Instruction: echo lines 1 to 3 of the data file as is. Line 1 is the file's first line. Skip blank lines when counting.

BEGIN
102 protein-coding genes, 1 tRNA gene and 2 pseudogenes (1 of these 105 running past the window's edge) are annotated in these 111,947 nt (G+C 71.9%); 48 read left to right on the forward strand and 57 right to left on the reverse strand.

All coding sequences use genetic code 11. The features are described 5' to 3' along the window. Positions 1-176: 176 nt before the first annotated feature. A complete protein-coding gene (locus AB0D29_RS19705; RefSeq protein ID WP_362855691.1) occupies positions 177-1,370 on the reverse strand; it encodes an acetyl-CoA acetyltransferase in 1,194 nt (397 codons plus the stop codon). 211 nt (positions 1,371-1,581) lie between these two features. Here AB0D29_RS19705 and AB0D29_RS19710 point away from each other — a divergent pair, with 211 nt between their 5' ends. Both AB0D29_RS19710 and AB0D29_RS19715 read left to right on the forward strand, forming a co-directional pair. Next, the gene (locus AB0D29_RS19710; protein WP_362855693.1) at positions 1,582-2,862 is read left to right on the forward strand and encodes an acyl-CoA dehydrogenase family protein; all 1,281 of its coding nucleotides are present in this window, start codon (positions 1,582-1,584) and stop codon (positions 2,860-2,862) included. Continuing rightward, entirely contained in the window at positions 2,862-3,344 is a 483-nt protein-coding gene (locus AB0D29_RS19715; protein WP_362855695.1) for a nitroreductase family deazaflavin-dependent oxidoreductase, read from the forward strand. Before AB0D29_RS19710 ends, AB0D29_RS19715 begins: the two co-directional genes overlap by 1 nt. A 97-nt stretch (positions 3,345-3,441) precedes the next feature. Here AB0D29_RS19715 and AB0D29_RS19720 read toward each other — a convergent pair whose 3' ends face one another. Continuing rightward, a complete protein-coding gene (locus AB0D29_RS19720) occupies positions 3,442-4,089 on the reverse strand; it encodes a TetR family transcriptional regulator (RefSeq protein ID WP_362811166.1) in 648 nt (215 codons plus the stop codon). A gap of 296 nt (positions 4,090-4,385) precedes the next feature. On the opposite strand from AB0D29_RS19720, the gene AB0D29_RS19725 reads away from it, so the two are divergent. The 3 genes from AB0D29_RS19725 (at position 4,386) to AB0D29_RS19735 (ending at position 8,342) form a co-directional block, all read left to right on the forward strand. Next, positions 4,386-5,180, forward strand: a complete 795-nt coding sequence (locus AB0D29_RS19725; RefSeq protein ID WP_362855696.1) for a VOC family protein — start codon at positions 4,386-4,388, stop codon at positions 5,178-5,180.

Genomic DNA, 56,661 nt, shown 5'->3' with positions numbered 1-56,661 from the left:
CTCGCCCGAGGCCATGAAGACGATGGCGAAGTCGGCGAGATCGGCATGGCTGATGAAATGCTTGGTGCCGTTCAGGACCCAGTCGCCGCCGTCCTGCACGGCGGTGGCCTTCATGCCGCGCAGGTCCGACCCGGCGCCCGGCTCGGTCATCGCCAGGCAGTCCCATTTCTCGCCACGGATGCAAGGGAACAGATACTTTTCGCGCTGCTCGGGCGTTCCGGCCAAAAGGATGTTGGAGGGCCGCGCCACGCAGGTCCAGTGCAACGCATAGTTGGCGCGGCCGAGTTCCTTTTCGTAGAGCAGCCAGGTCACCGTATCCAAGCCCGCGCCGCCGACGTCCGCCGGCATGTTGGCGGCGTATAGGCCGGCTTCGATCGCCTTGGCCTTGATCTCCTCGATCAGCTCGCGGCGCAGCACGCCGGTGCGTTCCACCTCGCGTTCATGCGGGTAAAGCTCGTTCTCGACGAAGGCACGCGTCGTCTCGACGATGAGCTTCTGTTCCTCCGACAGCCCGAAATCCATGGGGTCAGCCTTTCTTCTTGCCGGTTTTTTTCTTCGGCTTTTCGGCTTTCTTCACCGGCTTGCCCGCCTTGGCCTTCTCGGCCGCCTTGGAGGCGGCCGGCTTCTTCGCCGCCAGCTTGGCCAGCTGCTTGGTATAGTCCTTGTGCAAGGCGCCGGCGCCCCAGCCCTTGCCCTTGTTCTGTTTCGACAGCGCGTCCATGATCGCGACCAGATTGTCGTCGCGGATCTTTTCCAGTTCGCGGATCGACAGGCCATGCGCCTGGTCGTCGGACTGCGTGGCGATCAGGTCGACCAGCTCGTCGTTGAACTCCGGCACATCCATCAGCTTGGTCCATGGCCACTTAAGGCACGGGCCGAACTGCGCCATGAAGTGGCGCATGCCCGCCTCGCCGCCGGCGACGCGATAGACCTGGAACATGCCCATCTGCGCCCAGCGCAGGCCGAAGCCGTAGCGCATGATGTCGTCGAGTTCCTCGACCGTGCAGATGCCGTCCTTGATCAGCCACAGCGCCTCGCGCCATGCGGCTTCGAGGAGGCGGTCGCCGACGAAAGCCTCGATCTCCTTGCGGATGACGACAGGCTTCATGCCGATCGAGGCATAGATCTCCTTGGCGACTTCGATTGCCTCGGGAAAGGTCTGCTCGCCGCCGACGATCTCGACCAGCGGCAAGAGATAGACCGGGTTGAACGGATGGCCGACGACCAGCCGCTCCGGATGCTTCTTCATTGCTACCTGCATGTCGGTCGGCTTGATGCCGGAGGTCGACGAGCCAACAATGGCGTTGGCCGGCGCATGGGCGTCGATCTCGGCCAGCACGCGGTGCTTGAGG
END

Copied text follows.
102 protein-coding genes, 1 tRNA gene and 2 pseudogenes (1 of these 105 running past the window's edge) are annotated in these 111,947 nt (G+C 71.9%); 48 read left to right on the forward strand and 57 right to left on the reverse strand.

All coding sequences use genetic code 11. The features are described 5' to 3' along the window. Positions 1-176: 176 nt before the first annotated feature. A complete protein-coding gene (locus AB0D29_RS19705; RefSeq protein ID WP_362855691.1) occupies positions 177-1,370 on the reverse strand; it encodes an acetyl-CoA acetyltransferase in 1,194 nt (397 codons plus the stop codon). 211 nt (positions 1,371-1,581) lie between these two features. Here AB0D29_RS19705 and AB0D29_RS19710 point away from each other — a divergent pair, with 211 nt between their 5' ends. Both AB0D29_RS19710 and AB0D29_RS19715 read left to right on the forward strand, forming a co-directional pair. Next, the gene (locus AB0D29_RS19710; protein WP_362855693.1) at positions 1,582-2,862 is read left to right on the forward strand and encodes an acyl-CoA dehydrogenase family protein; all 1,281 of its coding nucleotides are present in this window, start codon (positions 1,582-1,584) and stop codon (positions 2,860-2,862) included. Continuing rightward, entirely contained in the window at positions 2,862-3,344 is a 483-nt protein-coding gene (locus AB0D29_RS19715; protein WP_362855695.1) for a nitroreductase family deazaflavin-dependent oxidoreductase, read from the forward strand. Before AB0D29_RS19710 ends, AB0D29_RS19715 begins: the two co-directional genes overlap by 1 nt. A 97-nt stretch (positions 3,345-3,441) precedes the next feature. Here AB0D29_RS19715 and AB0D29_RS19720 read toward each other — a convergent pair whose 3' ends face one another. Continuing rightward, a complete protein-coding gene (locus AB0D29_RS19720) occupies positions 3,442-4,089 on the reverse strand; it encodes a TetR family transcriptional regulator (RefSeq protein ID WP_362811166.1) in 648 nt (215 codons plus the stop codon). A gap of 296 nt (positions 4,090-4,385) precedes the next feature. On the opposite strand from AB0D29_RS19720, the gene AB0D29_RS19725 reads away from it, so the two are divergent. The 3 genes from AB0D29_RS19725 (at position 4,386) to AB0D29_RS19735 (ending at position 8,342) form a co-directional block, all read left to right on the forward strand. Next, positions 4,386-5,180, forward strand: a complete 795-nt coding sequence (locus AB0D29_RS19725; RefSeq protein ID WP_362855696.1) for a VOC family protein — start codon at positions 4,386-4,388, stop codon at positions 5,178-5,180.

Genomic DNA, 56,661 nt, shown 5'->3' with positions numbered 1-56,661 from the left: